By Dr. Michal Kalisiak
It’s a painful winter affliction that carries the risk of permanent scarring. Yet frostbite, and its most severe effects, can be avoided by arming yourself with essential information.
Frostbite is a condition where the skin and the underlying tissue freeze due to prolonged exposure to sub-zero temperatures. Risk factors include outdoor work or sports, but also accidents, homelessness, mental impairment and pre-existing problems with circulation.
Symptoms of frostbite range from coldness, firmness, stinging, burning, numbness, pain, throbbing, pallor or blue skin discolouration and blisters to gangrene (tissue death).
If medical attention isn’t available right away, move out of the cold, replace wet or damp clothing to minimize further heat loss and use a blanket to warm the entire body.
If there is a risk of re-freezing, do not rub frostbitten skin with warm hands, or apply direct heat or thaw frostbitten skin as doing so can cause further damage.
Once you have access to medical attention, rewarming should be rapid. A common warming technique is the use of a whirlpool or bath at 37 to 39 degrees Celsius, or applying warm wet packs of the same temperature.
Rewarming usually takes 25 to 40 minutes and is complete when the tips of the affected area flush, the skin turns soft and sensation returns. Dead tissue around clear blisters can be cleaned, but leave blood-filled blisters intact to reduce the risk of infection. Apply dry sterile bandages (especially between fingers and toes) and try to restrict movement as much as possible.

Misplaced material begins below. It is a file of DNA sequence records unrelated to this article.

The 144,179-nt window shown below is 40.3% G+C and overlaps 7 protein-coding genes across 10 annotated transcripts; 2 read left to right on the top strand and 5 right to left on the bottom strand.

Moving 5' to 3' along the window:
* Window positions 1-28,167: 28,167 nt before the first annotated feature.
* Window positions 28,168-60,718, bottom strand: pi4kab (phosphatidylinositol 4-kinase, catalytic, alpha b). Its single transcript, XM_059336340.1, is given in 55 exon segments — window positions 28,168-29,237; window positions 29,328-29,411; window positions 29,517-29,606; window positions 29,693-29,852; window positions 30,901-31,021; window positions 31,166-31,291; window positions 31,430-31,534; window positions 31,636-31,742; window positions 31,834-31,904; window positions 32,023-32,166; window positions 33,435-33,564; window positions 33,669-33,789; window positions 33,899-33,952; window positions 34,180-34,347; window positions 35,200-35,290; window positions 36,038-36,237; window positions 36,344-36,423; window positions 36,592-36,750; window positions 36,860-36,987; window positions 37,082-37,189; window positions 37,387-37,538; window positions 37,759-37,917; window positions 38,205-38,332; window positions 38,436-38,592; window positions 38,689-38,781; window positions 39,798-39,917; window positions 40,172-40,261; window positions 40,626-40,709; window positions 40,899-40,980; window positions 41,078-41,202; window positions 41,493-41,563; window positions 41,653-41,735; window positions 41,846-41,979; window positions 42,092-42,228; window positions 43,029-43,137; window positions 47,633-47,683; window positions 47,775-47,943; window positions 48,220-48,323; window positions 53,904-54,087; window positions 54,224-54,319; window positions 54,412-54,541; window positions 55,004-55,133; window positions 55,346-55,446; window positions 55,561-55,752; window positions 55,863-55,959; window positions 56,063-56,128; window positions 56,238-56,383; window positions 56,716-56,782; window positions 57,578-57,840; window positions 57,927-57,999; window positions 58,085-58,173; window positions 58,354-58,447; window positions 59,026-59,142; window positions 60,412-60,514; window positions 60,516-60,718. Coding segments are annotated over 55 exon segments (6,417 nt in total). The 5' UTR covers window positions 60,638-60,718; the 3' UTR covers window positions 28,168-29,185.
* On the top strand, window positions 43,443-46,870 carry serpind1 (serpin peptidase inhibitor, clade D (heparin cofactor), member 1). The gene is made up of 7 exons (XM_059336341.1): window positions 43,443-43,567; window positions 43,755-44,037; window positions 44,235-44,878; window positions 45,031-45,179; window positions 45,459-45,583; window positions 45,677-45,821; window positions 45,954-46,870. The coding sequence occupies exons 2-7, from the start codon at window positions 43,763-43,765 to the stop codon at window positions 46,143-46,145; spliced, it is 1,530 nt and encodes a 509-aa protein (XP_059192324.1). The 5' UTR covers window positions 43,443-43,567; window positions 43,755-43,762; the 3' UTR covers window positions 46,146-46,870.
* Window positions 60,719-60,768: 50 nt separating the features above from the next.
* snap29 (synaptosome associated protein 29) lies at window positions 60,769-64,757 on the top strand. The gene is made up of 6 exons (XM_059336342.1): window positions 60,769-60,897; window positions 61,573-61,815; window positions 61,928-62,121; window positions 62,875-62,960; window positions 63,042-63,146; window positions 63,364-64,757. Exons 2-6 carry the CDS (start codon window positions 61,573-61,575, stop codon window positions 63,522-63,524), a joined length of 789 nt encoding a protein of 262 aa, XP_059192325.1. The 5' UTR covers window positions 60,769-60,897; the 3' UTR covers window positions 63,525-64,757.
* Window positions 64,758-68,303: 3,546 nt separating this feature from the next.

Within days of rewarming, further blisters may form, but these should settle after about a week and may leave behind dead blackened tissue that forms scabs. If the frostbite is superficial, pink new skin will appear beneath the scab.
Additional therapeutic interventions, including radiologic studies, surgery or medications may be recommended depending on the severity of injury. To learn more about frostbite, please see dermatology.ca.
Dr. Michal Kalisiak is a dermatologist whose Alberta practice is devoted to skin cancer prevention, early detection and treatment. He also speaks on dermatology topics at physician education events.
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